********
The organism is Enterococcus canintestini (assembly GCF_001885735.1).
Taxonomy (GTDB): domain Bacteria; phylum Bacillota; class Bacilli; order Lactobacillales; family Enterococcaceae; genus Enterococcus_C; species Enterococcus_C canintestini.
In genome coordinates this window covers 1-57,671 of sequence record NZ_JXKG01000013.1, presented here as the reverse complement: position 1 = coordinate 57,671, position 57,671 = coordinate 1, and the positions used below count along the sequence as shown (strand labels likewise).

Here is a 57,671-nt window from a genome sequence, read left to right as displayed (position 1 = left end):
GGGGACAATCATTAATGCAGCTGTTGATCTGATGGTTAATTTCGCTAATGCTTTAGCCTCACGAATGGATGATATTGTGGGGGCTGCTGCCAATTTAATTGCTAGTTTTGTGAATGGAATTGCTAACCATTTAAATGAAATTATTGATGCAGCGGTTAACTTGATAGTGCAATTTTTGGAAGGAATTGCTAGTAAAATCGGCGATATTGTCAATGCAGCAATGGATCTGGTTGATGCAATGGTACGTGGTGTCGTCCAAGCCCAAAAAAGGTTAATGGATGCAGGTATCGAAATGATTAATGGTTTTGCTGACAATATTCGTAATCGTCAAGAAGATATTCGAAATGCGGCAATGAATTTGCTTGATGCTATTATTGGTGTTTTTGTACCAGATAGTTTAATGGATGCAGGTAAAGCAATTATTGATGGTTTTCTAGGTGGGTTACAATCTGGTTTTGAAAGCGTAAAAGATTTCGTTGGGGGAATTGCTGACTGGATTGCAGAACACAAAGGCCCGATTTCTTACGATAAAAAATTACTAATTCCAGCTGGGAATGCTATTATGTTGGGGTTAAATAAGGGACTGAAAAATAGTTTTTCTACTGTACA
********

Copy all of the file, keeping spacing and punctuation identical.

The organism is Enterococcus canintestini (assembly GCF_001885735.1).
Taxonomy (GTDB): domain Bacteria; phylum Bacillota; class Bacilli; order Lactobacillales; family Enterococcaceae; genus Enterococcus_C; species Enterococcus_C canintestini.
In genome coordinates this window covers 1-57,671 of sequence record NZ_JXKG01000013.1, presented here as the reverse complement: position 1 = coordinate 57,671, position 57,671 = coordinate 1, and the positions used below count along the sequence as shown (strand labels likewise).

Here is a 57,671-nt window from a genome sequence, read left to right as displayed (position 1 = left end):
GGGGACAATCATTAATGCAGCTGTTGATCTGATGGTTAATTTCGCTAATGCTTTAGCCTCACGAATGGATGATATTGTGGGGGCTGCTGCCAATTTAATTGCTAGTTTTGTGAATGGAATTGCTAACCATTTAAATGAAATTATTGATGCAGCGGTTAACTTGATAGTGCAATTTTTGGAAGGAATTGCTAGTAAAATCGGCGATATTGTCAATGCAGCAATGGATCTGGTTGATGCAATGGTACGTGGTGTCGTCCAAGCCCAAAAAAGGTTAATGGATGCAGGTATCGAAATGATTAATGGTTTTGCTGACAATATTCGTAATCGTCAAGAAGATATTCGAAATGCGGCAATGAATTTGCTTGATGCTATTATTGGTGTTTTTGTACCAGATAGTTTAATGGATGCAGGTAAAGCAATTATTGATGGTTTTCTAGGTGGGTTACAATCTGGTTTTGAAAGCGTAAAAGATTTCGTTGGGGGAATTGCTGACTGGATTGCAGAACACAAAGGCCCGATTTCTTACGATAAAAAATTACTAATTCCAGCTGGGAATGCTATTATGTTGGGGTTAAATAAGGGACTGAAAAATAGTTTTTCTACTGTACA